Islamic veil: one million stopped, 10 thousand charged
With the arrival of spring in Teheran, police clamp down on dress codes for women. If their hair is visible, they wear too much make-up or are under- dressed; they are accused of inciting “insecurity in public spaces”. Those considered “irregular”, are subjected to humiliating procedures.
Increasingly violent repression, the Tehran regime disintegrates
The government organizes mass demonstrations throughout Iran. Hundreds of arrests, the opposition accused of being manipulated by foreign powers. But even many army and Revolutionary Guards refuse to attack the Green Wave, which now groups together all popular movements. According to the regime, opponents should be executed because "enemies of God."
Tehran, students who burnt pictures of Khamenei arrested
The Prosecutor General of Tehran promises "zero tolerance" against the demonstrators, guilty of "insulting the imam." Supreme Leader Khamenei accuses the opposition of "undermining the Islamic Revolution." Mousavi rejects the accusations and announces "peaceful protests". ministerial sources: rebellions also supported by figures close to the leadership of the country.
Women calling for equal rights beaten, arrested in Tehran
Police dispersed the protesters who were calling for a ban on polygamy, equal child custody rights, and within marriage, freedom for women to work where they please and to travel freely. They also appealed that the testimony of women in court be accorded equal value.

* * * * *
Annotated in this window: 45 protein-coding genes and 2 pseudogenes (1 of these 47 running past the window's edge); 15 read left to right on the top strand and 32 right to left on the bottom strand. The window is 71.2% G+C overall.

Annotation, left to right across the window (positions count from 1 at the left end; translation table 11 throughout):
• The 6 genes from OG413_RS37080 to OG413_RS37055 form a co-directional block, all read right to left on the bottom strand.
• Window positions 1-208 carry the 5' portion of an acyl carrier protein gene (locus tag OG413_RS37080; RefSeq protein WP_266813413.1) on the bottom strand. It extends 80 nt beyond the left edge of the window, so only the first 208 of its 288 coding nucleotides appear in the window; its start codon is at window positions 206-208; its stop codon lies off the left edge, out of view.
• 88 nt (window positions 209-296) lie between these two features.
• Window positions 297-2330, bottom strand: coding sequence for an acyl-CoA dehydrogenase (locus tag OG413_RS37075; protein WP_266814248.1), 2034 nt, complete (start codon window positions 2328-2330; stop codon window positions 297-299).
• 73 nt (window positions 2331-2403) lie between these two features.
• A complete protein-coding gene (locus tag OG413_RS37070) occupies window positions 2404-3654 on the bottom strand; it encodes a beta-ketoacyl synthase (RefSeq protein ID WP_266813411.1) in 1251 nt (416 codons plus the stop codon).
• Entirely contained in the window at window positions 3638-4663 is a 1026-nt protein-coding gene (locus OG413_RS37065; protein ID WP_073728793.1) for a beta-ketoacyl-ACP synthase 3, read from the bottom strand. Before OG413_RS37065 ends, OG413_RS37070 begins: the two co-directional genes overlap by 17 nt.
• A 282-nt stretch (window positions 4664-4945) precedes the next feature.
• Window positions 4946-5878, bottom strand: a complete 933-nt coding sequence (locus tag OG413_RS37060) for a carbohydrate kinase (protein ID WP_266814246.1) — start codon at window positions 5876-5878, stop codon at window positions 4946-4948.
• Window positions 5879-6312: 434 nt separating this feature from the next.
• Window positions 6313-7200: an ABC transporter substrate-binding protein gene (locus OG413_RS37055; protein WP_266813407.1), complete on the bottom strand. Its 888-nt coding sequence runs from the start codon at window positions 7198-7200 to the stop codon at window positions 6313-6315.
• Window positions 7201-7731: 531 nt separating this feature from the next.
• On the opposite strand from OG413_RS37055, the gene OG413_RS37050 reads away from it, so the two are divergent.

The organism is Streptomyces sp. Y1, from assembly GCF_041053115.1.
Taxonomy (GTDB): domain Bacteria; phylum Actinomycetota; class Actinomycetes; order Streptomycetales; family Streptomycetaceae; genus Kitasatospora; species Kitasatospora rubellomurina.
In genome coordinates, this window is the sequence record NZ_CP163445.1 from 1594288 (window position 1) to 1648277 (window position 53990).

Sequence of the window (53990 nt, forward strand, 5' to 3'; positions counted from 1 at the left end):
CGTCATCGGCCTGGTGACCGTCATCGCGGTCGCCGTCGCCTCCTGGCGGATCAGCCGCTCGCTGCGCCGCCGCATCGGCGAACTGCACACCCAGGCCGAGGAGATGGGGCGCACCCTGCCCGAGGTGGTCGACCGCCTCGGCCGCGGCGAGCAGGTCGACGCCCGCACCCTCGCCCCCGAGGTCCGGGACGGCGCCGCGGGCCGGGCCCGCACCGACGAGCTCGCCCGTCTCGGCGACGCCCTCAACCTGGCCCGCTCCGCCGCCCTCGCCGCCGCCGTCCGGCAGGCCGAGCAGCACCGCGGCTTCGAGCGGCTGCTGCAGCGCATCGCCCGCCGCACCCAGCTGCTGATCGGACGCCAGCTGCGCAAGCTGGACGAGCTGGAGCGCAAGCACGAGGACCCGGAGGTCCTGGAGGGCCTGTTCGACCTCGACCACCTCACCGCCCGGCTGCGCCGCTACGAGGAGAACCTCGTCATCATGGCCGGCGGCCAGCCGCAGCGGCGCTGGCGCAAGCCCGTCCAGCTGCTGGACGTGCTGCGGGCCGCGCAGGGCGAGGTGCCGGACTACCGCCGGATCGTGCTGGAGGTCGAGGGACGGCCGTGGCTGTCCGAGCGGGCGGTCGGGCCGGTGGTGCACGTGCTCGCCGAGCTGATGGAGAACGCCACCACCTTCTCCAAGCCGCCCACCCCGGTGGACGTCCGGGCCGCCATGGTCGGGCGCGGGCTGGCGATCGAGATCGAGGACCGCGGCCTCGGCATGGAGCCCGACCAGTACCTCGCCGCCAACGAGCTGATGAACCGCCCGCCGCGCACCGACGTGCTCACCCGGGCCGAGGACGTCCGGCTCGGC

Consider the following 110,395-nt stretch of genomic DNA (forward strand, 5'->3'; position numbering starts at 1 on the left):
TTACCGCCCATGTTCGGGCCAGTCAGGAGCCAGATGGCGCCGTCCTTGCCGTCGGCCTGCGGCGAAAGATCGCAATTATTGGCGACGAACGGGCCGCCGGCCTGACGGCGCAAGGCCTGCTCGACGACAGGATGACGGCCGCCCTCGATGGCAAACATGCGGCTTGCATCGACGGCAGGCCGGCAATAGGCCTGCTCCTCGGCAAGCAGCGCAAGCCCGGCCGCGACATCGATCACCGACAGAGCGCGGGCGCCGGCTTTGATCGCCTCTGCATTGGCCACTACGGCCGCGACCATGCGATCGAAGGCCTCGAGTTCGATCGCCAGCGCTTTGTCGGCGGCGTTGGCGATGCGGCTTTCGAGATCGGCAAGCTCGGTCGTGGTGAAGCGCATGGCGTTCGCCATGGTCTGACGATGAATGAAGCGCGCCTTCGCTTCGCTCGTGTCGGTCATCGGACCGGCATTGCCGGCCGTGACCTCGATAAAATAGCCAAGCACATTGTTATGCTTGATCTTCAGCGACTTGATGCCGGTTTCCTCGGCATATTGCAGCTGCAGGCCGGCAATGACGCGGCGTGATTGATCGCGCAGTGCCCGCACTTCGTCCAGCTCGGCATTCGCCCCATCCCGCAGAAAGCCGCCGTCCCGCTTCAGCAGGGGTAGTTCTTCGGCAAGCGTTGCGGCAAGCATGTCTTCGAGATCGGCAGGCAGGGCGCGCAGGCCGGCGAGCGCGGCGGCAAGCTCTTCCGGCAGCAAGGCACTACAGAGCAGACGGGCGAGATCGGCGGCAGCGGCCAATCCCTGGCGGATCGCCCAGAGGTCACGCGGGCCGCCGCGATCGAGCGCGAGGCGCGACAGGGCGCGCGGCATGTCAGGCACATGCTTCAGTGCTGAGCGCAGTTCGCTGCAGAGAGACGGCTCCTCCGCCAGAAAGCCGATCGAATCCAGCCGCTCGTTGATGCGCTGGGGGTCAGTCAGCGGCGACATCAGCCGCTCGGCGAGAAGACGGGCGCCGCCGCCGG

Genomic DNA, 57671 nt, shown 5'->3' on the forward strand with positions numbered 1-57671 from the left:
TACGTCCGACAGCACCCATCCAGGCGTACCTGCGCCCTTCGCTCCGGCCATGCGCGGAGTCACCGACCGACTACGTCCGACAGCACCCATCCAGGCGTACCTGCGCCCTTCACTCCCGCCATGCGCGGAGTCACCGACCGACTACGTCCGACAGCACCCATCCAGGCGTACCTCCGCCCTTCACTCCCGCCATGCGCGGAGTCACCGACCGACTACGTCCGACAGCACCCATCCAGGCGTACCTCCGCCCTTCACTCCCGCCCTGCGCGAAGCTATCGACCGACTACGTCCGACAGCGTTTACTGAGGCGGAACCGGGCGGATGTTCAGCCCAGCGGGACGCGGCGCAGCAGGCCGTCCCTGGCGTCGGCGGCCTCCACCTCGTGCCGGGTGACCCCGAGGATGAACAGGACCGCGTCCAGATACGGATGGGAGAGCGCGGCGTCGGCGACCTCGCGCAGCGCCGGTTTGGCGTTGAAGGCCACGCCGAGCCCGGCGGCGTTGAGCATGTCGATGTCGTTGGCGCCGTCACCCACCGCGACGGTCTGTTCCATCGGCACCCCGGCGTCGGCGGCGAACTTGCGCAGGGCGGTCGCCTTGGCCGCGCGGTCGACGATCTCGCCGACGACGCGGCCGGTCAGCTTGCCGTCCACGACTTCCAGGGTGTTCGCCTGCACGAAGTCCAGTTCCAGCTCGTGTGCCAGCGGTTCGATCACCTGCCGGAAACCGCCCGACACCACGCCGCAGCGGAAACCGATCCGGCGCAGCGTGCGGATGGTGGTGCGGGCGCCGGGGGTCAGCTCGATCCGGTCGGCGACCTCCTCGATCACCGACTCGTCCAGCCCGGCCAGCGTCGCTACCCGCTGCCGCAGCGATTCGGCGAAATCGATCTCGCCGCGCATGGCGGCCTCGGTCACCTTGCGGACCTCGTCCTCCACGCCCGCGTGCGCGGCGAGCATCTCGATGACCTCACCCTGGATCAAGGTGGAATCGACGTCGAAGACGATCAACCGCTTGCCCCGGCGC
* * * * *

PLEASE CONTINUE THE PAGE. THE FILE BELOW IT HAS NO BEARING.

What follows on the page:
15 December vote crucial for Assembly of Experts
The organism has an influential say in Teheran’s strategic decisions. Pitted against each other are two factions led by controversial leaders: the “pragmatic” Rafsanjani and the “ultra” Yazdi. The ballot will also test Ahmadinejad’s policy.
Pope Francis tells young people that “genuine love” is not a “soap opera”, but Christians’ real identity card
In his homily for the Jubilee of Teens, Pope Francis asked questions and gave answers to the 70,000 present. Stressing the great ideal of love as giving oneself “without being possessive”, he noted that freedom is “being able to choose the good”. He warned young people “who dare not dream,” telling them that “If you do not dream at your age, you are already ready for retirement”. He also received funds raised for the Ukraine, and appealed for the release of bishops and the priests held in Syria.
Odd alliance between the US and Iranian fundamentalists
Washington is still preventing the use of US dollars in transactions with Iranian banks, preventing business with the outside world in spite of the nuclear deal. This way, the US is helping Khamenei and the Revolutionary Guards, who want to torpedo the agreement in order to maintain their hold on power. Meanwhile, most Iranians hold down two or three jobs just to make ends meet. An unstable and bellicose Iran is a boon for arms sales. A report follows.